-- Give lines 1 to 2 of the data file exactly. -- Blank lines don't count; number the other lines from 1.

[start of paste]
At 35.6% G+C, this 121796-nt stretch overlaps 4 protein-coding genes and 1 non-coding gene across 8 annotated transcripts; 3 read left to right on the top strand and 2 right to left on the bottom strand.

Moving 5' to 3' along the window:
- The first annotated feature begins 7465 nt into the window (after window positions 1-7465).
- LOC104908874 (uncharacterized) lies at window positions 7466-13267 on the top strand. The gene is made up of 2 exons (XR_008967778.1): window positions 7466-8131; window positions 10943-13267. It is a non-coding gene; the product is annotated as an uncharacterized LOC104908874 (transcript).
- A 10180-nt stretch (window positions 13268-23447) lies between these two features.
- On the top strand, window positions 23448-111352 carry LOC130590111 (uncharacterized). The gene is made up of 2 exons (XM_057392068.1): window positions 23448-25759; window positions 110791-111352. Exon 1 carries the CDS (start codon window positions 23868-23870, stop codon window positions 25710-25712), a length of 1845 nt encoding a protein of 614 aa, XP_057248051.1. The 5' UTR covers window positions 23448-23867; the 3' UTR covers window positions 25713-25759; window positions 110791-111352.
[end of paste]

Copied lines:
At 35.6% G+C, this 121796-nt stretch overlaps 4 protein-coding genes and 1 non-coding gene across 8 annotated transcripts; 3 read left to right on the top strand and 2 right to left on the bottom strand.

Moving 5' to 3' along the window: